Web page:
Mirliton madness

Mirliton Madness

Mirlitons are a traditional vegetable popular in Cajun cuisine for holiday meals.  Mirlitons are also known as Chayote or Vegetable Pear.  You can use mirlitons in any recipe that uses summer squashes and it's excellent when paired with shrimp, crab or crawfish.

Nutritional Value:  Mirlitons are very low in calories, fat and sodium, has no cholesterol and is a good source of fiber, vitamin C and potassium.  One cup of raw fruit contains:  25 calories, a trace of fat, 2.2 g dietary fiber.  It also yields 22.4 mg calcium, 165 mg potassium, 23 mg phosphorous, 10 mg vitamin C, 73.9 IU vitamin A and 122 mcg folate.

Selection and Care:  Look for very firm, unblemished mirliton, the smaller fruit usually being more tender.  Lightly wrapped and refrigerated, they store for several weeks if not bruised or sprouted.

Preparation and Use:  Because it has a firmer texture, mature fruit needs more cooking time, but holds up when stuffed or used in salads.  The skin can be removed before or after cooking, depending upon the dish.

Shrimp Stuffed Mirliton

This recipe was a gold medal winner in the Louisiana Seafood Promotion and Marketing Board sponsored 4-H Seafood Contest.  It was submitted by Delanea Crochet of Baton Rouge.

  • 2 fresh mirlitons, washed, halved, seeds removed (renders about 1 c. of pulp)
  • 2 Tbsp. margarine
  • ¾ c. finely chopped onion
  • ¼ c. finely chopped celery
  • ¼ c. parsley
  • ½ c. seasoned bread crumbs
  • Salt and pepper to taste
  • 2 c. chopped, fresh shrimp, peeled and deveined

Preheat oven to 350°.  Fill a 6 qt. pot half way with water.  Cover and bring water to a boil; then slip in mirlitons.  Lower the heat to medium, cover and cook until the mirlitons are tender when pierced with a fork.  Use a spoon to scoop out the pulp, and put it in a mixing bowl.  Save the skins.  Arrange the four halves on a baking sheet.

In a saucepan over medium heat, melt the margarine and sauté the onions, celery and parsley until the onions are clear.  Stir in the mirliton pulp (about 1 c.), bread crumbs, salt and pepper and mix well.  Turn the heat down to low and let cook 10 minutes.  Add the chopped shrimp, stir and remove from heat.  When cool enough to handle, spoon the shrimp mixture into the mirliton shells.  Sprinkle the tops with some bread crumbs.  Bake at 350° 30 to 40 minutes.  Serves 4.

Mirliton Seafood Casserole

  • 6 medium to large mirlitons, scrubbed
  • 1 stick plus 1 Tbsp. butter
  • 2 c. finely chopped yellow onions
  • 3 large cloves garlic, minced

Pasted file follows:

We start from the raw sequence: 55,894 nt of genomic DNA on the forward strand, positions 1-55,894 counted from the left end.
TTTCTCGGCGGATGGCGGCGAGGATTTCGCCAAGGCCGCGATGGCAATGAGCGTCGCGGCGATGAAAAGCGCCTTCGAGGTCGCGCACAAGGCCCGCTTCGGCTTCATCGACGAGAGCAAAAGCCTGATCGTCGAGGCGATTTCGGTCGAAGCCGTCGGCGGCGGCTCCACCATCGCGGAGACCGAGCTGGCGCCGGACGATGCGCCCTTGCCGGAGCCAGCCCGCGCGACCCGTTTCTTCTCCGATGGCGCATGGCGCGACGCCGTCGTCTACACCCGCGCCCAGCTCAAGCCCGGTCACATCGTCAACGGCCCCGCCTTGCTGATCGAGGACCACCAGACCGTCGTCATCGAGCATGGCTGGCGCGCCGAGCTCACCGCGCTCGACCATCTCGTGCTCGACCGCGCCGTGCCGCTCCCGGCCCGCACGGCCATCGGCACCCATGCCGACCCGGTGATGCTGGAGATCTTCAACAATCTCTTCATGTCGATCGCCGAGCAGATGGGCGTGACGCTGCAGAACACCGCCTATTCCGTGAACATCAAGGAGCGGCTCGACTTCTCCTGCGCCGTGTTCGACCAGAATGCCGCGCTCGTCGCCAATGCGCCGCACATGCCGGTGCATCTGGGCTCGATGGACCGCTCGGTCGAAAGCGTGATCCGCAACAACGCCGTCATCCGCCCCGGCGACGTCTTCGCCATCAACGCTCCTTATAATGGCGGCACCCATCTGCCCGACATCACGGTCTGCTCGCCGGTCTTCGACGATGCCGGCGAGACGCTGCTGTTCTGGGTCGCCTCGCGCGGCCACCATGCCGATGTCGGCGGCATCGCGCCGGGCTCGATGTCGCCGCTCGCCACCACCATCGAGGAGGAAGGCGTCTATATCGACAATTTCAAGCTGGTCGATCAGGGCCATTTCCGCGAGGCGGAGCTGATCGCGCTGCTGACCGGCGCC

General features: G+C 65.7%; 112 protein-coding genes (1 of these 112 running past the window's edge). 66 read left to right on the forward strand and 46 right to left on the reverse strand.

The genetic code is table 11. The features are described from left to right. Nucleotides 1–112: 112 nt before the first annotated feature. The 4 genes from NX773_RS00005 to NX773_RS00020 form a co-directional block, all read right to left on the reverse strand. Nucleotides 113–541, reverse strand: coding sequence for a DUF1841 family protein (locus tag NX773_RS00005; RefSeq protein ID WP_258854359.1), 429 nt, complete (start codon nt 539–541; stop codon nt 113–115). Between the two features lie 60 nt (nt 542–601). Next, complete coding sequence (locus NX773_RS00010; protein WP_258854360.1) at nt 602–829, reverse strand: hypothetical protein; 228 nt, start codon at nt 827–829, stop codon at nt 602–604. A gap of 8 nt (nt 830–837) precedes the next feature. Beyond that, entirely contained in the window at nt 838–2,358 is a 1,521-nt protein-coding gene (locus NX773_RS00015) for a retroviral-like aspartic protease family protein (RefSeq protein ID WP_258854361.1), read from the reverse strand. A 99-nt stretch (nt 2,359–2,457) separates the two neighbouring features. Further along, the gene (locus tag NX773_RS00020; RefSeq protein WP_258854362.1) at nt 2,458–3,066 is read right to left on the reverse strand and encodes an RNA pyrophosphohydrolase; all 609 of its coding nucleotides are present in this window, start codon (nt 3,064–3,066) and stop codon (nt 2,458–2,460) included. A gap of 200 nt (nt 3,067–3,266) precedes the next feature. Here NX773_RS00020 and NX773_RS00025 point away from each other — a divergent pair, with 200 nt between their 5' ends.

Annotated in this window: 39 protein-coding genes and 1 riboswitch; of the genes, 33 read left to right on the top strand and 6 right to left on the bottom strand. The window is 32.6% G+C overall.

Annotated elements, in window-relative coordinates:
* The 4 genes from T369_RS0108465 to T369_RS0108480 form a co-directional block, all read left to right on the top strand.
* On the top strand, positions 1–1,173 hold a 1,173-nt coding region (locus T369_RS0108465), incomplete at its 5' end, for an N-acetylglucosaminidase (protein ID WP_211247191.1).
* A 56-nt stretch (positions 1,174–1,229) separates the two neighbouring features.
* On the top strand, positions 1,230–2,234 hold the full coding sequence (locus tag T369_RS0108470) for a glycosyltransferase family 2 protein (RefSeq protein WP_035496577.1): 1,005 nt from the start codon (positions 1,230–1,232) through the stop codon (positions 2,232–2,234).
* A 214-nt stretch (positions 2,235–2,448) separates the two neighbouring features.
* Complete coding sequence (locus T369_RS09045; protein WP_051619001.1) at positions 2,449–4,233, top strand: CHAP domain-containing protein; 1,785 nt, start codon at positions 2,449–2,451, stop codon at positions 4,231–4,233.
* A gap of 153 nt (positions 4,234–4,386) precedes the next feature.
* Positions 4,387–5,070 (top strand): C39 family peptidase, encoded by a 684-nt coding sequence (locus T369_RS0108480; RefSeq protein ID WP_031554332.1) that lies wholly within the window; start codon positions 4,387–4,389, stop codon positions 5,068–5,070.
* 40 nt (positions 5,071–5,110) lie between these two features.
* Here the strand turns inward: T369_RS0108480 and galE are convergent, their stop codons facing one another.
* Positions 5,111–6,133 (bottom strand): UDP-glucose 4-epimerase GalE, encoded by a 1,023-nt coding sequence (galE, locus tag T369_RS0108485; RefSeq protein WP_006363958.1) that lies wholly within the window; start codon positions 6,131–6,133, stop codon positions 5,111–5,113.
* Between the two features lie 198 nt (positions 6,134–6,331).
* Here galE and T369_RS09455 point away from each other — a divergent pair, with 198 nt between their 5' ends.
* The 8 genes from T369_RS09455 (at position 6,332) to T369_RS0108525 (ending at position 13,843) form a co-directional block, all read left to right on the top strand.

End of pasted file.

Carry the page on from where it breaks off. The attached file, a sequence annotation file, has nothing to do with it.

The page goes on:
• 3 medium bay leaves
  • 1/8 c. minced parsley leaves
  • ½ medium yellow bell pepper, finely chopped
  • ½ medium red bell pepper, finely chopped
  • ½ lb. lump crabmeat, picked over
  • ½ lb. peeled crawfish tails, coarsely chopped
  • ½ lb. peeled boiled shrimp, coarsely chopped
  • ½ tsp. salt or to taste
  • ½ tsp. ground black pepper or to taste
  • ½ tsp. Tabasco or to taste
  • 1 ½ Tbsp. Worcestershire
  • 1 ¼ c. Italian-style fine dry bread crumbs


  • ½ c. Italian-style fine dry bread crumbs
  • ½ stick butter, cut into thin pats

Boil the mirlitons whole until they are fork tender, 45 minutes to one hour.  Let cool, then peel skins.  Remove and discard the seeds and any stringy pulp.  Chop the pulp in small pieces and place in a colander to drain.  Set aside or, if preparing ahead, cover and refrigerate; drain well before using.  In a large saucepan or Dutch oven, melt the butter over high heat.  Add the onions and garlic, and cook until onions are clear, about seven minutes, being careful not to let the garlic burn.  Stir in the drained mirliton, bay leaves and parsley.  Reduce heat and simmer for 20 minutes, stirring occasionally to keep mixture from sticking to the pan bottom.  Stir the bell peppers into the mixture, then add the crabmeat, crawfish and shrimp, being careful to keep lumps of crabmeat intact as much as possible as you mix.  Add salt, pepper, Tabasco and Worcestershire, mixing well.

Gradually add enough bread crumbs, about 1 ¼ cups, to absorb all liquid; once done, the mixture should be moist but not wet.  Continue cooking for five minutes more, stirring and scraping pan bottom almost constantly.  Remove the bay leaves from the mixture and transfer mixture to a buttered 13x9-inch baking pan or large casserole dish.  Sprinkle the top of the casserole evenly with the ½ cup bread crumbs and dot with the pats of butter.  (If making ahead, refrigerate or freeze; thaw before baking.)

To finish the dish, bake uncovered in a preheated 375° oven until the casserole is heated through and bubbly, and the top starts to brown, about 35 minutes.

Makes 12-15 side-dish servings

For more information, contact: 

Nancy A. Freeman, County Director
Harrison County Extension Service
(228) 865-4227